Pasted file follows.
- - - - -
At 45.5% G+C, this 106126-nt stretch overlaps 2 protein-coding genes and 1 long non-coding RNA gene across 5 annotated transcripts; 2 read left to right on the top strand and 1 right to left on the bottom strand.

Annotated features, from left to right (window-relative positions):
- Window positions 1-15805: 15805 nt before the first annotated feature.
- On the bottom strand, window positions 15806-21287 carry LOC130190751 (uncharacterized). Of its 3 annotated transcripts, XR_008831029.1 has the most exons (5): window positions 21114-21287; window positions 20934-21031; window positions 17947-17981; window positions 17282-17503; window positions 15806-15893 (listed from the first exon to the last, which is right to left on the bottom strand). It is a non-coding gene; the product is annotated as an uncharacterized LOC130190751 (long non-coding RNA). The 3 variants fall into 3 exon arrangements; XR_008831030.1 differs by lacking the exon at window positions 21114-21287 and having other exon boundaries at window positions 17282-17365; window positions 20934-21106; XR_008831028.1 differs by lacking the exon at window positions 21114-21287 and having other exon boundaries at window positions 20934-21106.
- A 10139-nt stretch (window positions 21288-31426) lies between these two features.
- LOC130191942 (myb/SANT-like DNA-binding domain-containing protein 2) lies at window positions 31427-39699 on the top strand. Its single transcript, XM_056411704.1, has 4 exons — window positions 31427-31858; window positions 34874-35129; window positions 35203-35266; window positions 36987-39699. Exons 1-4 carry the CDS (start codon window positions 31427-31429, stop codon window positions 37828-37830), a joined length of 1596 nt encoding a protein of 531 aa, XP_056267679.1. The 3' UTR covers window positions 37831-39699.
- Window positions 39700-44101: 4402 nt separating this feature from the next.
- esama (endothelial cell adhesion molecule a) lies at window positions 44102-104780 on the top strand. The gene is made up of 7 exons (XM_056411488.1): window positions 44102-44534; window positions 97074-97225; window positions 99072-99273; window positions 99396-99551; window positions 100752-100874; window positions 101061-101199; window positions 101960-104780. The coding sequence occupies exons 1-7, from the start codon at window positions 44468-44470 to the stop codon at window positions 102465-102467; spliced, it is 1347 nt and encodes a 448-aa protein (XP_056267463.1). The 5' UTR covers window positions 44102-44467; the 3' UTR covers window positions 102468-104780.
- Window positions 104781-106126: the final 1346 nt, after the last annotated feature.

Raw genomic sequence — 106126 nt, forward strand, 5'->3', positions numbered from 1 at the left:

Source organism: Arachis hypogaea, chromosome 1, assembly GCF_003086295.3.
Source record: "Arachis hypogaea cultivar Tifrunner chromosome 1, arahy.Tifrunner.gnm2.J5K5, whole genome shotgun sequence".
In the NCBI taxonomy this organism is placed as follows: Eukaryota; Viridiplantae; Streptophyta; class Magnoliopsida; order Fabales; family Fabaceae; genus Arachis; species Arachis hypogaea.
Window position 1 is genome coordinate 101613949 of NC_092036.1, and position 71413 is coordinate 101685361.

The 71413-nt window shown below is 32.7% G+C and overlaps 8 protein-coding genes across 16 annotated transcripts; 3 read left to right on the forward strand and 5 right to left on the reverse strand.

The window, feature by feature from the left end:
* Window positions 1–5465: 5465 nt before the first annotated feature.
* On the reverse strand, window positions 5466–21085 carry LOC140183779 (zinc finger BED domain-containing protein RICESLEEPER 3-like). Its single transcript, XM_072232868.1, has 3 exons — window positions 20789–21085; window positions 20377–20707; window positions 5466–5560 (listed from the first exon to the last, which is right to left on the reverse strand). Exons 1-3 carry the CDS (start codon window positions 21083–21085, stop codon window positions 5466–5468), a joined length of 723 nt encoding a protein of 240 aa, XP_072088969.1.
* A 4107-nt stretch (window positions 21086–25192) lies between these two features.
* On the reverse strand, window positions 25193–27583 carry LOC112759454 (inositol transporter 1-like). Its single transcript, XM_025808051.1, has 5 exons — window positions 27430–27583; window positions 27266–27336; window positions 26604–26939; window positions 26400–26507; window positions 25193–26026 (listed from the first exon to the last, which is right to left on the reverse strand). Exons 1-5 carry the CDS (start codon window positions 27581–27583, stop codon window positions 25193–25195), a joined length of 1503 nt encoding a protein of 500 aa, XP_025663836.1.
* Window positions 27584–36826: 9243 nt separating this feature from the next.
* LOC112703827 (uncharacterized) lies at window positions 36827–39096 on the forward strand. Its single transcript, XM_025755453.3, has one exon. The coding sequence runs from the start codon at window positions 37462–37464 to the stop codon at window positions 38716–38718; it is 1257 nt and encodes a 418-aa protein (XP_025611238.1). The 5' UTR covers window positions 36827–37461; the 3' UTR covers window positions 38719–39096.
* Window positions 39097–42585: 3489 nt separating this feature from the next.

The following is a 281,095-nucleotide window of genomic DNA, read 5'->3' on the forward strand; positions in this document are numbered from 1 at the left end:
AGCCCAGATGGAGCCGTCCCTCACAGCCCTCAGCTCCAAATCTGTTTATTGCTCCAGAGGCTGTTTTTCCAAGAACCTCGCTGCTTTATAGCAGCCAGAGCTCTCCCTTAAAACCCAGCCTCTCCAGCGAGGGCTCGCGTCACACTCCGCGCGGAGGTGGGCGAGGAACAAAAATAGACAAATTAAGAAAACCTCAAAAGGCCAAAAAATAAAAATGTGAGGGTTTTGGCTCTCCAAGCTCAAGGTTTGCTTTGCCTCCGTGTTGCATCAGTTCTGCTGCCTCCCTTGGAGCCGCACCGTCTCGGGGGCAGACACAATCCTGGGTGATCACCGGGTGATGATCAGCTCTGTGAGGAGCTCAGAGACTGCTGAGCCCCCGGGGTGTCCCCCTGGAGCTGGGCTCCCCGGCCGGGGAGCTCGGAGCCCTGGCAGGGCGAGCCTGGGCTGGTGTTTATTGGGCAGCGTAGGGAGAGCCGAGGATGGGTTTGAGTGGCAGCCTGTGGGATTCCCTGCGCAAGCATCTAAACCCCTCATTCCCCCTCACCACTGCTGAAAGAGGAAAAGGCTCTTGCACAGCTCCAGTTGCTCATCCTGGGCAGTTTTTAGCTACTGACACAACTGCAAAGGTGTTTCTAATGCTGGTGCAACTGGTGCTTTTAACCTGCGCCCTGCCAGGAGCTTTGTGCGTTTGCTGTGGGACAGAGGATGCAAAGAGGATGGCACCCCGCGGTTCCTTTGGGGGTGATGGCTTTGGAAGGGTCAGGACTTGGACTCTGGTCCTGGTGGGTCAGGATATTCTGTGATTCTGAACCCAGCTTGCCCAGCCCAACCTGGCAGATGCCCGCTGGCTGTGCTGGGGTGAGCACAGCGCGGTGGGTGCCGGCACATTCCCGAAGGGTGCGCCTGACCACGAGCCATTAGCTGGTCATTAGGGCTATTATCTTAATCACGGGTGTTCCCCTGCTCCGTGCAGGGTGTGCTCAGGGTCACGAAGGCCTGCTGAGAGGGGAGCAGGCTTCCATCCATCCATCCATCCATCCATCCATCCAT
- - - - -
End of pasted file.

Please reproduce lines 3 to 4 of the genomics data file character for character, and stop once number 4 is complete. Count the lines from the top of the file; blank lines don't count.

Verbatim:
- Window positions 1-15805: 15805 nt before the first annotated feature.
- On the bottom strand, window positions 15806-21287 carry LOC130190751 (uncharacterized). Of its 3 annotated transcripts, XR_008831029.1 has the most exons (5): window positions 21114-21287; window positions 20934-21031; window positions 17947-17981; window positions 17282-17503; window positions 15806-15893 (listed from the first exon to the last, which is right to left on the bottom strand). It is a non-coding gene; the product is annotated as an uncharacterized LOC130190751 (long non-coding RNA). The 3 variants fall into 3 exon arrangements; XR_008831030.1 differs by lacking the exon at window positions 21114-21287 and having other exon boundaries at window positions 17282-17365; window positions 20934-21106; XR_008831028.1 differs by lacking the exon at window positions 21114-21287 and having other exon boundaries at window positions 20934-21106.